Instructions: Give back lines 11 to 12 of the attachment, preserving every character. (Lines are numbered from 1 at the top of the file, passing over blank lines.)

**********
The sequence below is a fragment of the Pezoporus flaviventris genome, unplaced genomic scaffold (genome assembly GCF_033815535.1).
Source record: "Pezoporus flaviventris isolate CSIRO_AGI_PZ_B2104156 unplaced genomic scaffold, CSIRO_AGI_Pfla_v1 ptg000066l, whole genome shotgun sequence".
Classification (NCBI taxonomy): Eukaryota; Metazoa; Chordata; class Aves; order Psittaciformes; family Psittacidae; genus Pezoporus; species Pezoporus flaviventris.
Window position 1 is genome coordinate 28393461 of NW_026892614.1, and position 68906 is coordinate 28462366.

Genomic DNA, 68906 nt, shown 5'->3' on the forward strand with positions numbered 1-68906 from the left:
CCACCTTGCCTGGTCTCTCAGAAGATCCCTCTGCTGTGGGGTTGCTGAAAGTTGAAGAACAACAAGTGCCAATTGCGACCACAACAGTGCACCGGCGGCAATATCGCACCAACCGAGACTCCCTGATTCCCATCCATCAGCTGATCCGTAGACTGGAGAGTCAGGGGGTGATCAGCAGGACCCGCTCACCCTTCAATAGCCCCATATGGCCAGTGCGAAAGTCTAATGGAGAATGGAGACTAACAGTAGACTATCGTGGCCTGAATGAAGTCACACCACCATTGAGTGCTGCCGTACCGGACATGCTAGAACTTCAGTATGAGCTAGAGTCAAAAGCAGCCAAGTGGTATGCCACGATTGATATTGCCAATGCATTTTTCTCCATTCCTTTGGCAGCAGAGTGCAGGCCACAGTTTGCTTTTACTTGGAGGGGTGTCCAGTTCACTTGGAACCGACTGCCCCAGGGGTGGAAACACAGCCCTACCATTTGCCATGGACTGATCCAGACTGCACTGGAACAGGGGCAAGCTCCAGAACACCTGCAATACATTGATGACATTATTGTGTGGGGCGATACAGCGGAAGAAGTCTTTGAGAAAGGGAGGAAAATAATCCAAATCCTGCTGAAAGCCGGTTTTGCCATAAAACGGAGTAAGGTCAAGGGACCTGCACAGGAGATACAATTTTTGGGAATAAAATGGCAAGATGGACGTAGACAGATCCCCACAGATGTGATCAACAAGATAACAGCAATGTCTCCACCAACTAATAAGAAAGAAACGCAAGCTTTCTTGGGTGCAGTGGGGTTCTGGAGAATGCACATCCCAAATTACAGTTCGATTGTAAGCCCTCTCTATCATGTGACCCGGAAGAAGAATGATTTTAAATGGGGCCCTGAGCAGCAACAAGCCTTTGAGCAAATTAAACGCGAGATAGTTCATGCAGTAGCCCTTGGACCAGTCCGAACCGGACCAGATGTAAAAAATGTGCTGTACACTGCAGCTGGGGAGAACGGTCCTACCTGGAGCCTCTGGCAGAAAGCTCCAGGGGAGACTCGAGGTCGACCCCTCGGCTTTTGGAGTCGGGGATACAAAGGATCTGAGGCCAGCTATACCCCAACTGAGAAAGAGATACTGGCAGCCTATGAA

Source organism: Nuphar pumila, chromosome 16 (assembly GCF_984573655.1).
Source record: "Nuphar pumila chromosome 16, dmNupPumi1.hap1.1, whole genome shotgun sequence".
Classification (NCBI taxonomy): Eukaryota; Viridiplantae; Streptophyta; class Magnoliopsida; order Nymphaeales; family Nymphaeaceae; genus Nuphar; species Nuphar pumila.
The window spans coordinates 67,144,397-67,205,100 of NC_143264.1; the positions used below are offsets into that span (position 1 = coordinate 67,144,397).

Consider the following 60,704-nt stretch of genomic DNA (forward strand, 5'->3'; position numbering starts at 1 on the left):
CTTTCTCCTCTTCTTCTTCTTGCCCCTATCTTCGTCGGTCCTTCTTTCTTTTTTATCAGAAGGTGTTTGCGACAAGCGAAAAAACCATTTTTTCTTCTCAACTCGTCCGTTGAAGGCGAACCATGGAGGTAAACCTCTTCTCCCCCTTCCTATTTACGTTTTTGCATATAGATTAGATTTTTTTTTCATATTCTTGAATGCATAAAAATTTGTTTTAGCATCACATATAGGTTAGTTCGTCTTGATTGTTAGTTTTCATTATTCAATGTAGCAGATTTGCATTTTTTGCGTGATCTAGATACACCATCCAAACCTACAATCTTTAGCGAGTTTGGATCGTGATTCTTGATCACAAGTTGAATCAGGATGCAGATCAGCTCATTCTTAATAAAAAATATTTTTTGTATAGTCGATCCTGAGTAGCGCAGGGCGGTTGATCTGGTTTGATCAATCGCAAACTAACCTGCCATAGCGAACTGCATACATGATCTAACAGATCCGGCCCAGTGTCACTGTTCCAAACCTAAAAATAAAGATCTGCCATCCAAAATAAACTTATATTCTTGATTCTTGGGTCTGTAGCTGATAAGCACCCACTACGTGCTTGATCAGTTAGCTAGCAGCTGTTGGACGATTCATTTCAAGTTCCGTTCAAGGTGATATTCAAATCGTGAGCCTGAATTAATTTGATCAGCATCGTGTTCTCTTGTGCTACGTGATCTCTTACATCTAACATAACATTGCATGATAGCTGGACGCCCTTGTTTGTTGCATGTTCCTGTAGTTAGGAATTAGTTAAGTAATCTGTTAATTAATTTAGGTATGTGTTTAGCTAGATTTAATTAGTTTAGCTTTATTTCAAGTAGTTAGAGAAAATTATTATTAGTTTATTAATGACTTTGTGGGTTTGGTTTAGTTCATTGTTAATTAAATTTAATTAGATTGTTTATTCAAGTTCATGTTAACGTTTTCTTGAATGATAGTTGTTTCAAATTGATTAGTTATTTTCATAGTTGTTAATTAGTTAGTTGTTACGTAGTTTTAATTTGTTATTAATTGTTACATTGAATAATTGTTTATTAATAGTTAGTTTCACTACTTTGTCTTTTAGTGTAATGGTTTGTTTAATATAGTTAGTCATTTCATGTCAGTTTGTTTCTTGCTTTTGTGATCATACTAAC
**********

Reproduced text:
Consider the following 60,704-nt stretch of genomic DNA (forward strand, 5'->3'; position numbering starts at 1 on the left):
CTTTCTCCTCTTCTTCTTCTTGCCCCTATCTTCGTCGGTCCTTCTTTCTTTTTTATCAGAAGGTGTTTGCGACAAGCGAAAAAACCATTTTTTCTTCTCAACTCGTCCGTTGAAGGCGAACCATGGAGGTAAACCTCTTCTCCCCCTTCCTATTTACGTTTTTGCATATAGATTAGATTTTTTTTTCATATTCTTGAATGCATAAAAATTTGTTTTAGCATCACATATAGGTTAGTTCGTCTTGATTGTTAGTTTTCATTATTCAATGTAGCAGATTTGCATTTTTTGCGTGATCTAGATACACCATCCAAACCTACAATCTTTAGCGAGTTTGGATCGTGATTCTTGATCACAAGTTGAATCAGGATGCAGATCAGCTCATTCTTAATAAAAAATATTTTTTGTATAGTCGATCCTGAGTAGCGCAGGGCGGTTGATCTGGTTTGATCAATCGCAAACTAACCTGCCATAGCGAACTGCATACATGATCTAACAGATCCGGCCCAGTGTCACTGTTCCAAACCTAAAAATAAAGATCTGCCATCCAAAATAAACTTATATTCTTGATTCTTGGGTCTGTAGCTGATAAGCACCCACTACGTGCTTGATCAGTTAGCTAGCAGCTGTTGGACGATTCATTTCAAGTTCCGTTCAAGGTGATATTCAAATCGTGAGCCTGAATTAATTTGATCAGCATCGTGTTCTCTTGTGCTACGTGATCTCTTACATCTAACATAACATTGCATGATAGCTGGACGCCCTTGTTTGTTGCATGTTCCTGTAGTTAGGAATTAGTTAAGTAATCTGTTAATTAATTTAGGTATGTGTTTAGCTAGATTTAATTAGTTTAGCTTTATTTCAAGTAGTTAGAGAAAATTATTATTAGTTTATTAATGACTTTGTGGGTTTGGTTTAGTTCATTGTTAATTAAATTTAATTAGATTGTTTATTCAAGTTCATGTTAACGTTTTCTTGAATGATAGTTGTTTCAAATTGATTAGTTATTTTCATAGTTGTTAATTAGTTAGTTGTTACGTAGTTTTAATTTGTTATTAATTGTTACATTGAATAATTGTTTATTAATAGTTAGTTTCACTACTTTGTCTTTTAGTGTAATGGTTTGTTTAATATAGTTAGTCATTTCATGTCAGTTTGTTTCTTGCTTTTGTGATCATACTAAC